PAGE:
# is it possible to get the Riemann zeros

since we know that the number of Riemann zeros on the interval $(0,E)$ is given by $N(E) = \frac{1}{\pi}\operatorname{Arg}\xi(1/2+iE)$

is then possible to get the inverse function $N(E)^{-1}$ so with this inverse we can evaluate the Riemann zeros $\rho$ ??

i mean the Riemann zeros are the inverse function of $\arg\xi(1/2+ix)$

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I'm not entirely sure what you are asking but it seems to be related to what I'm about to say. It is entirely possible to calculate actual zeros of the Riemann-zeta function (up to some given height in the complex plane) and verify that they all(up to that height) lie on the critical line. This has been studied extensively, notably, by Odlyzko: dtc.umn.edu/~odlyzko All the information you would need to implement some algorithms and do some calculations yourself are in this well known and cheap book: amazon.com/Riemanns-Zeta-Function-Harold-Edwards/dp/0486417409 – Sam Jones Apr 28 '12 at 16:25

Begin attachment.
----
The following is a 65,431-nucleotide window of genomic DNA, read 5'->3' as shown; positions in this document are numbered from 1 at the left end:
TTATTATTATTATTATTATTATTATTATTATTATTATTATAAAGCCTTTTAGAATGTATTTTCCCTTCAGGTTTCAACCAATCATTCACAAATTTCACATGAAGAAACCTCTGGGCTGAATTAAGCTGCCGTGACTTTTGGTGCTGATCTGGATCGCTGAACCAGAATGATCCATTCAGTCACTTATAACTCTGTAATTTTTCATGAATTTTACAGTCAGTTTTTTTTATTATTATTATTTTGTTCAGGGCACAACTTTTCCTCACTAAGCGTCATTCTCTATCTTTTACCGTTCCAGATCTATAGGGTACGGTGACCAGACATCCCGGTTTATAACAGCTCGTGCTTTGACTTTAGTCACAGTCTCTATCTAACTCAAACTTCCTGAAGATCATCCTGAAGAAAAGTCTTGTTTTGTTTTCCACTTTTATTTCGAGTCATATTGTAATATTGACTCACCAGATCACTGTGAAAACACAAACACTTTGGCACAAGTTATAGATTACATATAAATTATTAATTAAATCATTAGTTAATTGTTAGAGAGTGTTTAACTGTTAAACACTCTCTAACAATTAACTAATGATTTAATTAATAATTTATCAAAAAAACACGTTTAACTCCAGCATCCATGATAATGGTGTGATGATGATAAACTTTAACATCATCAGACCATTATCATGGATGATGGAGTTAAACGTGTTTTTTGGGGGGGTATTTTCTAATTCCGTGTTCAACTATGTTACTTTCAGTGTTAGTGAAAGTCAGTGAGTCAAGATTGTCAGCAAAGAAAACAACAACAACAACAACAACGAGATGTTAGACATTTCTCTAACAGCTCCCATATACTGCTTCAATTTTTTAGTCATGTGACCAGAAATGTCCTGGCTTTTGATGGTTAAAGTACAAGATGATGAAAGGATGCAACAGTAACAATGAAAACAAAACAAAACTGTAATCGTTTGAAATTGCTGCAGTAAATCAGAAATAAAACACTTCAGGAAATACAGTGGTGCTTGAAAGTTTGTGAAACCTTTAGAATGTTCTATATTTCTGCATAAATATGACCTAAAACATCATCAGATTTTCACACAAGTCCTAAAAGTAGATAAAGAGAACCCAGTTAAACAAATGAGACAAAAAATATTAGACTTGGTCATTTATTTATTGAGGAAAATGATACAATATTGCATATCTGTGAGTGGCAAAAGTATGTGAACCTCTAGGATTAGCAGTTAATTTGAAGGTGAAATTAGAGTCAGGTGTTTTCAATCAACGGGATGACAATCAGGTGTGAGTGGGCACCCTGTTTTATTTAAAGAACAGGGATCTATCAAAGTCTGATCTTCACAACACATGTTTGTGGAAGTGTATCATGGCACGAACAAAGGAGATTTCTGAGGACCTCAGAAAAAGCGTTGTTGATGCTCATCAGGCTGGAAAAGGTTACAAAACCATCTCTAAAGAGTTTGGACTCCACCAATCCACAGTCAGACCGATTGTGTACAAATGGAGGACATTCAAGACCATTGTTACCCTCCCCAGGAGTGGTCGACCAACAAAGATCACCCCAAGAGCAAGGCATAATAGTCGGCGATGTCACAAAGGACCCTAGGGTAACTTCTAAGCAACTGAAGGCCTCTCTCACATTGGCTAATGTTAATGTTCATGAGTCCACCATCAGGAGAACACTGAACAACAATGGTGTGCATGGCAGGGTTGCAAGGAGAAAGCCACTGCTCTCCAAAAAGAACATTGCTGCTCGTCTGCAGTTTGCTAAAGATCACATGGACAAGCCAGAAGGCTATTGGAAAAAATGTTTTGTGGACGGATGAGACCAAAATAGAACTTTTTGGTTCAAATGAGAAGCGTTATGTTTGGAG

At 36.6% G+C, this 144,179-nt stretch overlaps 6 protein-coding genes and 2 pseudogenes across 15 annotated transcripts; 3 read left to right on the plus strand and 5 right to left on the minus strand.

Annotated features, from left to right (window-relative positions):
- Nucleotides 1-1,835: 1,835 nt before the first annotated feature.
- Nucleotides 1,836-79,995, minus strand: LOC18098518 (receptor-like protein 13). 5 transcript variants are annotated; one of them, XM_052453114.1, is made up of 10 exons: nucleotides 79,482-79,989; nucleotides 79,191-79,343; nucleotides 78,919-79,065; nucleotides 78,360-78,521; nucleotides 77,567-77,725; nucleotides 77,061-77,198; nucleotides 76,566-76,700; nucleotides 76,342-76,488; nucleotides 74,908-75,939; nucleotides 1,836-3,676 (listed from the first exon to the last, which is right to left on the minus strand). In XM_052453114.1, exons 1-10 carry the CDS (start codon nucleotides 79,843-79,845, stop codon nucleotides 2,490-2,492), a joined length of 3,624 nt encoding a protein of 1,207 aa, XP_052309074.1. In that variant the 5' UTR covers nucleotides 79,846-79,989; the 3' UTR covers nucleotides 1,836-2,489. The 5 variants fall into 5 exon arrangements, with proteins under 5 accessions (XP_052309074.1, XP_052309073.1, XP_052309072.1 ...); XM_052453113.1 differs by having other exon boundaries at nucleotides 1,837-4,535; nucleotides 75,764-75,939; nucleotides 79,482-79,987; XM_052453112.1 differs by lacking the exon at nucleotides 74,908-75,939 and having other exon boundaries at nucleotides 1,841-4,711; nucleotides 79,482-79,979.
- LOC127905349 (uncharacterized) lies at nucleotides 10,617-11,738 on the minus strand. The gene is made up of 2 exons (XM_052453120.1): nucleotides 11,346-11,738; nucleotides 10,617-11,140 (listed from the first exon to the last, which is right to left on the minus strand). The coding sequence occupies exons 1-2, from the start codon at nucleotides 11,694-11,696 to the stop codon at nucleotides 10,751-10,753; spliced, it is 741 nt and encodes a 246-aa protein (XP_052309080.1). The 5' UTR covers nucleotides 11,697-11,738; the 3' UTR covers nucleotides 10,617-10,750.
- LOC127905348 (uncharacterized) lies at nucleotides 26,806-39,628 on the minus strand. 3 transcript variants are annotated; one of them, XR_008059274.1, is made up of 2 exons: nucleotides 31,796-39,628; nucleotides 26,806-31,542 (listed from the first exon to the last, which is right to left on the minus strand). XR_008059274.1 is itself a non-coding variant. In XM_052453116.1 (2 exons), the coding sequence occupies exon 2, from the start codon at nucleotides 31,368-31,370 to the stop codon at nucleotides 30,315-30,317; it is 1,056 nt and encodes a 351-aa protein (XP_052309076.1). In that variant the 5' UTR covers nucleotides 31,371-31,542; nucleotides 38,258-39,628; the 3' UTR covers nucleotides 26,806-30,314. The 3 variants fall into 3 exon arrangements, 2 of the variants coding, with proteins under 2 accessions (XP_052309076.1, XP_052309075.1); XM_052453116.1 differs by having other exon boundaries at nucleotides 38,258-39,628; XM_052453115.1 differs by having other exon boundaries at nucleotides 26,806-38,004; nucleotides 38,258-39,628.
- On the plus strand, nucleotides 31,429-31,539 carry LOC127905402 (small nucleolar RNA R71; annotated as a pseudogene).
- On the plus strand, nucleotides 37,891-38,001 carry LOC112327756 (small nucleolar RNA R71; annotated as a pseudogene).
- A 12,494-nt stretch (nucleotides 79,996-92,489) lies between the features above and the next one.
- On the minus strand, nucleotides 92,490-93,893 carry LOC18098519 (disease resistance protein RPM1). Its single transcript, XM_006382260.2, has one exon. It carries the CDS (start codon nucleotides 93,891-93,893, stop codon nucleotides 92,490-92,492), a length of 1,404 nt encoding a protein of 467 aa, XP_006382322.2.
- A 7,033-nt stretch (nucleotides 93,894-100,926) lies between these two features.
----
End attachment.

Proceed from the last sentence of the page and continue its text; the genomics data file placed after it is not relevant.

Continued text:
How are we to understand a formula that has $E$ on one side but no $x$, and $x$ on the other side but no $E$? Is $E$ related to $x$ in some way you aren't disclosing? – Gerry Myerson Apr 30 '12 at 4:28
The inverse function would be denoted $N^{-1}(E)$. If by "get" you mean "obtain explicit formula for," then the answer is no, we have no such formula for obtaining the $n$th zero on the upper critical line. – anon Apr 30 '12 at 9:24
and if we plot $N(E)$ and invert it numerically could we then obtain the zeros ?? , – Jose Garcia Apr 30 '12 at 9:26
Sounds like it, yes. Not sure about how that fits into the scheme of things concerning the efficiency of numerical computation of the zeros though. – anon Apr 30 '12 at 9:57

No, your formula is wrong. $N(E)= \frac{1}{\pi} Arg \xi (1/2+iE)$ + a nonzero term coming from the integration along the lines $\Im s =E$ (you are applying an argument prinicple).
Besides, any function $N: \mathbb{R} \rightarrow\mathbb{Z}$ can't be injective for cardinality considerations.